Figure out what the problem is, then rebuild your manuscript from the bottom up.

Diagnosing the Problem with Your Novel

It would be great if we’d wake up in the morning one day and just know what’s wrong with our works-in-progress. Rather than sitting around for that unlikely event, why not try the following strategies?

  • Shrunken Manuscript Technique. A technique that advises you to shrink your manuscript into a very small font, and eliminate white space, so you can see your story as a whole (now around 30 pages in length).
  • The Single Most Powerful Writing Tool You’ll Ever See That Fits On One Page. A printable list of questions to help you focus your story structure and characterization. If you can’t answer one of these questions, you’ll immediately know that’s one of the problems.
  • Read Your Story Aloud. Use your computer to record yourself reading your biggest problem spots aloud, then transfer to your mp3 player. You’ll be amazed what you find when it sounds like someone else is reading you the story.
  • Working Backward to Flesh Out Your Plot. Three questions to help you work from the mid-point of your story backward, so you can increase the tension and flesh out the characters.
  • Transfer It to Scrivener. Plug your manuscript into a dedicated writing program like Scrivener, where you can break down your story into chapters or scenes, easily shuffle things around, and create outlines of your story. Like Shrunken Manuscript Technique, it’s a great way to visualize your story as a whole, and get organized.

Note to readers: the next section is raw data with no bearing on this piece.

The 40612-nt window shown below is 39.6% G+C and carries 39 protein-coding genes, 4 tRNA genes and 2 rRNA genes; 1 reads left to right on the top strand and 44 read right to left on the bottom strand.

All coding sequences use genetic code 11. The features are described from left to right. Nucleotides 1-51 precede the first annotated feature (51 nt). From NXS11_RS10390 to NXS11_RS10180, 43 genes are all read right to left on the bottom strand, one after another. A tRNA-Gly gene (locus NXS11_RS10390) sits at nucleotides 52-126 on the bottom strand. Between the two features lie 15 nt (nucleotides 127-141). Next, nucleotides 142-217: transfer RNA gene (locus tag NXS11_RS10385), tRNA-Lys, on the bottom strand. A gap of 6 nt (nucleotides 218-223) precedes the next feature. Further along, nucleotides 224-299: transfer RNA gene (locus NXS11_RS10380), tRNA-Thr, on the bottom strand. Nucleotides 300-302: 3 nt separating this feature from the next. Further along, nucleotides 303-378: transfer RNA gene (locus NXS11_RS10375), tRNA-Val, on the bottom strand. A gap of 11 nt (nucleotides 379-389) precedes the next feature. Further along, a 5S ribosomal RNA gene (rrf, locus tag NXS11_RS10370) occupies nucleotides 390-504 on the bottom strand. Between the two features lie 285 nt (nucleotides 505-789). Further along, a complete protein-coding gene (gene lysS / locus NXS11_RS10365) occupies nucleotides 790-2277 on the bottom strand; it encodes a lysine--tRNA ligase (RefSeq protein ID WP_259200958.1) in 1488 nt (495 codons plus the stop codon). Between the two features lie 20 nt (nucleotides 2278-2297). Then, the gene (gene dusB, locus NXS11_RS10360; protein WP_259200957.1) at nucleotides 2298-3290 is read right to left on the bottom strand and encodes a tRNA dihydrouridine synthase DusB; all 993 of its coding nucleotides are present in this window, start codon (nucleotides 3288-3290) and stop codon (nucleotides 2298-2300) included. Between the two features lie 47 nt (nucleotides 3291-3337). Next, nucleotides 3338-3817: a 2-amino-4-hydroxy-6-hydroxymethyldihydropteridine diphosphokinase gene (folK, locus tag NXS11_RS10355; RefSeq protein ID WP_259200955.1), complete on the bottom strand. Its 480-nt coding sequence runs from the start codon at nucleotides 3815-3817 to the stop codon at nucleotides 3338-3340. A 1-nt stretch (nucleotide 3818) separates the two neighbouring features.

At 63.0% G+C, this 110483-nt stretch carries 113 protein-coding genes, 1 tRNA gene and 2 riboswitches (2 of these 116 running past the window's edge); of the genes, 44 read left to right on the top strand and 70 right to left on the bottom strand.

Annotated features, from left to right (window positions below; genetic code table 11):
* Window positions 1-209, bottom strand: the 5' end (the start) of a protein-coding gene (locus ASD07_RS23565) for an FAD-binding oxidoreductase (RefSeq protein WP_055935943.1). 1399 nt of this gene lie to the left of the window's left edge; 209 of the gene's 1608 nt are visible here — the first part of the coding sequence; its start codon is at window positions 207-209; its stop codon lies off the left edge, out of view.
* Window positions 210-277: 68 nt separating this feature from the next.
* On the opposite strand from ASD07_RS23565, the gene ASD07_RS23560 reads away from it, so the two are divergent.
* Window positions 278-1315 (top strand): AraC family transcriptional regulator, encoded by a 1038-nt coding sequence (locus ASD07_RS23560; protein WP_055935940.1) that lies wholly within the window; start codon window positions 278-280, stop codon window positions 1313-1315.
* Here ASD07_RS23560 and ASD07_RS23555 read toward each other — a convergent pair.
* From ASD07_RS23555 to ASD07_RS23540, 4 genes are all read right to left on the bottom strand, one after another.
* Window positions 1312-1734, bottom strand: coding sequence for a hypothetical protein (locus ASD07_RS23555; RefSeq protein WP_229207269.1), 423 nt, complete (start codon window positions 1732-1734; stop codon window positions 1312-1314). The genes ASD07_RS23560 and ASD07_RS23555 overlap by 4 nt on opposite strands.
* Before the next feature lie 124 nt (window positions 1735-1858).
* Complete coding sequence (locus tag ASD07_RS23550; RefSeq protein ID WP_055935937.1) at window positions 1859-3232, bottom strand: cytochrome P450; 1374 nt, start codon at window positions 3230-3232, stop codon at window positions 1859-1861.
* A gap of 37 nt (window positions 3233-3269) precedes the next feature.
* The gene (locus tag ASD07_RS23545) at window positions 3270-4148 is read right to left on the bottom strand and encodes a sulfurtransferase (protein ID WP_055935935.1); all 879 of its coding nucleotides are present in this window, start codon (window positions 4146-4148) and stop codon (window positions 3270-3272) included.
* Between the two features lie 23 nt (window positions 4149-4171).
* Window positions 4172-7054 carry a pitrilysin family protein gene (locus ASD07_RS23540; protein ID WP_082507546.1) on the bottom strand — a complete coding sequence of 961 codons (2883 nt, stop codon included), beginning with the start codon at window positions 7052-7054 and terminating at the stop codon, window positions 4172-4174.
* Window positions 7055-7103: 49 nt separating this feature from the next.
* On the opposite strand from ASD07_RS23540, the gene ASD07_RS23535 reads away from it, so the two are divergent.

I also highly recommend Larry Brooks’s Story Engineering: Mastering the Six Core Competencies of Successful Writing. It’s really helped me better understand story structure and the three dimensions of character. Nail Your Novel by Roz Morris is also an invaluable guide for getting your story right without a fight.

[You can find more great advice from both Larry Brooks and Roz Morris at their blogs, Storyfix and Nail Your Novel, respectively.]

First drafts are meant to be sloppy, but cosmetic problems are easily fixed. It’s the foundations of your story that need to be solid before you move on to making your novel a thing of beauty.

How often during the writing process do you feel your novel should be tossed? How many ‘drawer novels’ have you written?

What other signs do you think make a novel ‘condemned’ to failure? What strategies have helped you diagnose and fix the problems with your work in the past?

  • http://byronscurse.blogspot.com Ashley Prince

    I constantly want to toss my novel out. I read it and think the writing is just too basic and not descriptive enough. Or I think it’s too descriptive. 

    Unfortunately I have a very bad of habit of throwing “failed” novels away. I won’t even bother saving them. This is something I am no longer doing, thanks to my husband. He is making me save everything I write. 

    Personally, signs that my novels are “condemned” are when I can’t figure out my characters. I have a bad habit of knowing who they are in my mind, but not being able to get it out on paper. Also, when the plot just doesn’t “fit”. I don’t really know how to describe what I mean by that, but I promise it makes sense in my head.

    • http://writeitsideways.com Suzannah

      I hardly ever throw stuff out anymore, either. Mostly, it’s because I like to go back and see how much I’ve progressed, but a couple of times I’ve actually revived stuff I wrote years earlier. 

      • http://byronscurse.blogspot.com Ashley Prince